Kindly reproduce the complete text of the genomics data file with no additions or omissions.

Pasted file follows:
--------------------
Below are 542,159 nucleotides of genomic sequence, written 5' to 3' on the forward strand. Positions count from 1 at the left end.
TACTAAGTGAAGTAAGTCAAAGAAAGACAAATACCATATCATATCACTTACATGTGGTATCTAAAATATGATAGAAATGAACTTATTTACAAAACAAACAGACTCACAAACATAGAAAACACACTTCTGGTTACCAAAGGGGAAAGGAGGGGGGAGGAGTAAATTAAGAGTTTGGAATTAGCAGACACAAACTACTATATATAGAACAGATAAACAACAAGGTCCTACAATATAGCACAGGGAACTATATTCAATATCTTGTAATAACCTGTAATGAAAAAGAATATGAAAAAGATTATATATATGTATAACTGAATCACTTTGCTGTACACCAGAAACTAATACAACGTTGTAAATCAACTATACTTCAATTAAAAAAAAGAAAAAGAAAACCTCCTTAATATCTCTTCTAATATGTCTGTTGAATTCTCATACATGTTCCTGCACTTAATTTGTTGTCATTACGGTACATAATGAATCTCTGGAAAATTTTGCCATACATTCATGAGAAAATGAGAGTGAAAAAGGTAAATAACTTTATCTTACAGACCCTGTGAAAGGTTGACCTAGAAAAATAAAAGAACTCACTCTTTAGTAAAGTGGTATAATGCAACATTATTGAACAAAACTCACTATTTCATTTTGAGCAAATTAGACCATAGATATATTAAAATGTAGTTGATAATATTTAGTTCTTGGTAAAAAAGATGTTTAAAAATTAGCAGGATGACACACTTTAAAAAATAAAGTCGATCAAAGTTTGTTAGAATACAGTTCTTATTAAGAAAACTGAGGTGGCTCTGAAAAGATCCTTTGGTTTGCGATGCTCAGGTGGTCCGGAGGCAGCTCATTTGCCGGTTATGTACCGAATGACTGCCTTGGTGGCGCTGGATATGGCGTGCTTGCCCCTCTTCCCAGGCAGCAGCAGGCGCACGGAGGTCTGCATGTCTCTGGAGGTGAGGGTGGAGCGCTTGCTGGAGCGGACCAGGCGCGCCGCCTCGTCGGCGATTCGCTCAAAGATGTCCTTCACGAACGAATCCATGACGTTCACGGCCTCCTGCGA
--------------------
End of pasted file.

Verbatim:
Below are 542,159 nucleotides of genomic sequence, written 5' to 3' on the forward strand. Positions count from 1 at the left end.
TACTAAGTGAAGTAAGTCAAAGAAAGACAAATACCATATCATATCACTTACATGTGGTATCTAAAATATGATAGAAATGAACTTATTTACAAAACAAACAGACTCACAAACATAGAAAACACACTTCTGGTTACCAAAGGGGAAAGGAGGGGGGAGGAGTAAATTAAGAGTTTGGAATTAGCAGACACAAACTACTATATATAGAACAGATAAACAACAAGGTCCTACAATATAGCACAGGGAACTATATTCAATATCTTGTAATAACCTGTAATGAAAAAGAATATGAAAAAGATTATATATATGTATAACTGAATCACTTTGCTGTACACCAGAAACTAATACAACGTTGTAAATCAACTATACTTCAATTAAAAAAAAGAAAAAGAAAACCTCCTTAATATCTCTTCTAATATGTCTGTTGAATTCTCATACATGTTCCTGCACTTAATTTGTTGTCATTACGGTACATAATGAATCTCTGGAAAATTTTGCCATACATTCATGAGAAAATGAGAGTGAAAAAGGTAAATAACTTTATCTTACAGACCCTGTGAAAGGTTGACCTAGAAAAATAAAAGAACTCACTCTTTAGTAAAGTGGTATAATGCAACATTATTGAACAAAACTCACTATTTCATTTTGAGCAAATTAGACCATAGATATATTAAAATGTAGTTGATAATATTTAGTTCTTGGTAAAAAAGATGTTTAAAAATTAGCAGGATGACACACTTTAAAAAATAAAGTCGATCAAAGTTTGTTAGAATACAGTTCTTATTAAGAAAACTGAGGTGGCTCTGAAAAGATCCTTTGGTTTGCGATGCTCAGGTGGTCCGGAGGCAGCTCATTTGCCGGTTATGTACCGAATGACTGCCTTGGTGGCGCTGGATATGGCGTGCTTGCCCCTCTTCCCAGGCAGCAGCAGGCGCACGGAGGTCTGCATGTCTCTGGAGGTGAGGGTGGAGCGCTTGCTGGAGCGGACCAGGCGCGCCGCCTCGTCGGCGATTCGCTCAAAGATGTCCTTCACGAACGAATCCATGACGTTCACGGCCTCCTGCGA